Eight-year-old Gigi has a big bow in her hair and a smile on her face as she looks into a computer screen. She’s in 3rd grade at McNary Heights Elementary in Umatilla, where she’s tried to stay upbeat through a difficult year.
How has learning at home been for Gigi?
“Not good,” she said. “You always have to go on the screen, and you always have to do your attendance — and sometimes I forget to do it.”
Gigi’s mom Maria Lugo saw her daughter struggle — not so much with her work, but with losing the social experience of school.
“She misses being at school, she misses having that routine, socializing with other kids, having PE, and music,” Lugo said.
“It’s hard because she tells me she wants to go back.”
In the middle of January, Gigi was able to go back. For two hours a day, Monday through Thursday, she joined more than 580 Umatilla students who are participating in limited in-person instruction, or LIPI.
It’s a way for schools in distance learning to target students who need extra help, or haven’t shown up to virtual classes. But it doesn’t replace actual instruction, according to the Oregon Department of Education — it instead is meant to support what students are already learning at home.
“It is important to note that LIPI is intended to supplement not supplant instruction provided through CDL [Comprehensive Distance Learning,” according to ODE’s guidance.
At least 32,153 Oregon students are receiving limited in-person instruction as of Jan. 23, according to district-reported data compiled by ODE. That’s up from 21,445 students counted in LIPI at the beginning of December.
This new method is serving a relatively small number of Oregon’s over 582,000 students. It’s been almost a year since COVID-19 shut down schools. And as the majority of students in the state continue in distance learning, limited in-person instruction provides one of the first opportunities for students who’ve been struggling with remote learning to get back into a physical classroom with a teacher.
But that number is already changing — ODE’s latest numbers, from Jan. 30, show 27,420 students in distance learning, with more than 60,000 students in “hybrid” (part in-person, part online), and “on-site.” However, as more and more Oregon schools shift to hybrid, they’re often starting with small groups of students receiving limited in-person instruction first.
Gigi’s third grade class has fewer than six kids, and everyone wears masks. Things were different from that very first day.
“She’s a hugger,” Lugo recalled. “So she runs to her teacher, who she finally gets to see in person, and her teacher’s like, ‘no, no, no!’...It was kind of funny but I could tell it clicked right away.”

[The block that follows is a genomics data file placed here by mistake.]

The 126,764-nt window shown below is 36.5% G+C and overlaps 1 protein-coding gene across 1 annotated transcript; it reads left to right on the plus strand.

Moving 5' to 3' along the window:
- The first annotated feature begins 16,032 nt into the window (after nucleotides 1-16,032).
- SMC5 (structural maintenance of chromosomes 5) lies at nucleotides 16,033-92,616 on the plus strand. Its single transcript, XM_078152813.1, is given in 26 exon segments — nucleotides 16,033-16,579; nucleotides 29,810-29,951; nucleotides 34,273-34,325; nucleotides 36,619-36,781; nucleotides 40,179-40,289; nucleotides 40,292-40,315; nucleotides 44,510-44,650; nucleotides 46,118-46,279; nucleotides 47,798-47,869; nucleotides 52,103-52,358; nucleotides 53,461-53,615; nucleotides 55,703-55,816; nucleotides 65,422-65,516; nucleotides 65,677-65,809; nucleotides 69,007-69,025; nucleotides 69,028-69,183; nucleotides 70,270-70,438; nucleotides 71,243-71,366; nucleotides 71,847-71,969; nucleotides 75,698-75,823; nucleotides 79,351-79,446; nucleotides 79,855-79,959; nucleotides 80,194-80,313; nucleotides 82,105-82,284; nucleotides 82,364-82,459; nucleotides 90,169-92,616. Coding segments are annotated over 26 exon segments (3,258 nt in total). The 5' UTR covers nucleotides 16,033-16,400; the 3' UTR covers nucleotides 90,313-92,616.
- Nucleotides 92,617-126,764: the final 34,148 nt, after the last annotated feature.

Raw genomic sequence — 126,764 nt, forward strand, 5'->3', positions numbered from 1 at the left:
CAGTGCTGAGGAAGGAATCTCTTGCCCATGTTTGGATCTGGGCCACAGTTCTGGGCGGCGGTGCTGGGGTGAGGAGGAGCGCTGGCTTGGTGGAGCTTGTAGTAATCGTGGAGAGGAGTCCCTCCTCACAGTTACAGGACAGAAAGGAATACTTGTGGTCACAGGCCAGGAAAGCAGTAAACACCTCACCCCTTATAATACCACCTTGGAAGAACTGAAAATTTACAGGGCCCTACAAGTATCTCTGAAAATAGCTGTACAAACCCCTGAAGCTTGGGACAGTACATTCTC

But even with all of the ways that limited in-person is different from the pre-pandemic school experience, Lugo says she’s seen a change in her daughter, after only two weeks.
“I could tell how much it helped her, even just with her mood, how she has been since going,” Lugo said.
For other students, the chance to go back to school offers something else: supervision and support, even after school.
Providing supervision and support
Hillsboro’s BLAST program is a collaboration between the city and the school district to provide an afterschool program for elementary students in the district.
Last month, the program started up again at two elementary schools, adhering to state guidance for youth programs.
So after the distance learning day is over, students in small groups at Mooberry and Eastwood elementary schools in Hillsboro can ride their bikes or walk over to the sites for five hours of supervised afterschool programming.
“We’ve targeted those students who needed to be engaged and have that adult support and might benefit from help — either with social-emotional learning or with math or literacy,” said Travis Reiman, assistant superintendent of academic services for the Hillsboro School District.
Reiman said the goal is to expand the program out to more elementary schools, to help more Hillsboro students receive support whether it’s with a snack, help on a school assignment, or just a safe place to spend the afternoon.
“We’re happy that we’re able to run those programs from one to six in the afternoon,” Reiman said. “That’s a huge chunk of time that kids might not otherwise be engaged academically or socially.”
Like Hillsboro, Oregon’s largest school district, Portland Public Schools, is starting small with its plans for limited in-person instruction. Last week, the district started with a small group of seniors at Madison High School, with plans to roll out limited in-person instruction at a handful of other elementary and high schools.
“Principals are looking at students who have not engaged,” said Portland chief of schools Shawn Bird.
“That, thankfully, is not a huge group of students. So we can really work with a smaller group to get them started and get them back on track.”